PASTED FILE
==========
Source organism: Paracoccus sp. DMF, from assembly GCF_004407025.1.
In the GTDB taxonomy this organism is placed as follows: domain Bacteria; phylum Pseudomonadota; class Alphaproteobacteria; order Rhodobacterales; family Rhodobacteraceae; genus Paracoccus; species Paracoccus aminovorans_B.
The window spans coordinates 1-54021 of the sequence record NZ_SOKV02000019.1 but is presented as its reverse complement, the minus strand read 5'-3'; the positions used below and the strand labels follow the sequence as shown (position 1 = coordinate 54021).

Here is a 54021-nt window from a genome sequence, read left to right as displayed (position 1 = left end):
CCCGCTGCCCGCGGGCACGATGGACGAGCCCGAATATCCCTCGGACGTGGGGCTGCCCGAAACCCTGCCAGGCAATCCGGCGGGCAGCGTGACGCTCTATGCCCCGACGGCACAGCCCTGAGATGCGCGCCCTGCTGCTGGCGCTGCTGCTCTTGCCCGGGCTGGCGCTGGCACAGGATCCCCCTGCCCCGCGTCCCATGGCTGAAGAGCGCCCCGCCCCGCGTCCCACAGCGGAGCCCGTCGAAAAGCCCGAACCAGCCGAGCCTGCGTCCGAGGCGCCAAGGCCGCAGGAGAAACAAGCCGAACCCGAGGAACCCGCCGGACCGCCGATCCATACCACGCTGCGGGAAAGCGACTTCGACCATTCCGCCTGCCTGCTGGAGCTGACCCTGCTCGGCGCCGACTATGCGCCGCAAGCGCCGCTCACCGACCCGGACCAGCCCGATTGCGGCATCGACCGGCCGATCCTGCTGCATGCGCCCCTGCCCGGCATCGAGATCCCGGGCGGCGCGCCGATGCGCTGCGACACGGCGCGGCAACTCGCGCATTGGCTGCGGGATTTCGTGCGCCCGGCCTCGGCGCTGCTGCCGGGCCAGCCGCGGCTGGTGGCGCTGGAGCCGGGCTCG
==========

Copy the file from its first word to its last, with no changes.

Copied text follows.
Source organism: Paracoccus sp. DMF, from assembly GCF_004407025.1.
In the GTDB taxonomy this organism is placed as follows: domain Bacteria; phylum Pseudomonadota; class Alphaproteobacteria; order Rhodobacterales; family Rhodobacteraceae; genus Paracoccus; species Paracoccus aminovorans_B.
The window spans coordinates 1-54021 of the sequence record NZ_SOKV02000019.1 but is presented as its reverse complement, the minus strand read 5'-3'; the positions used below and the strand labels follow the sequence as shown (position 1 = coordinate 54021).

Here is a 54021-nt window from a genome sequence, read left to right as displayed (position 1 = left end):
CCCGCTGCCCGCGGGCACGATGGACGAGCCCGAATATCCCTCGGACGTGGGGCTGCCCGAAACCCTGCCAGGCAATCCGGCGGGCAGCGTGACGCTCTATGCCCCGACGGCACAGCCCTGAGATGCGCGCCCTGCTGCTGGCGCTGCTGCTCTTGCCCGGGCTGGCGCTGGCACAGGATCCCCCTGCCCCGCGTCCCATGGCTGAAGAGCGCCCCGCCCCGCGTCCCACAGCGGAGCCCGTCGAAAAGCCCGAACCAGCCGAGCCTGCGTCCGAGGCGCCAAGGCCGCAGGAGAAACAAGCCGAACCCGAGGAACCCGCCGGACCGCCGATCCATACCACGCTGCGGGAAAGCGACTTCGACCATTCCGCCTGCCTGCTGGAGCTGACCCTGCTCGGCGCCGACTATGCGCCGCAAGCGCCGCTCACCGACCCGGACCAGCCCGATTGCGGCATCGACCGGCCGATCCTGCTGCATGCGCCCCTGCCCGGCATCGAGATCCCGGGCGGCGCGCCGATGCGCTGCGACACGGCGCGGCAACTCGCGCATTGGCTGCGGGATTTCGTGCGCCCGGCCTCGGCGCTGCTGCCGGGCCAGCCGCGGCTGGTGGCGCTGGAGCCGGGCTCG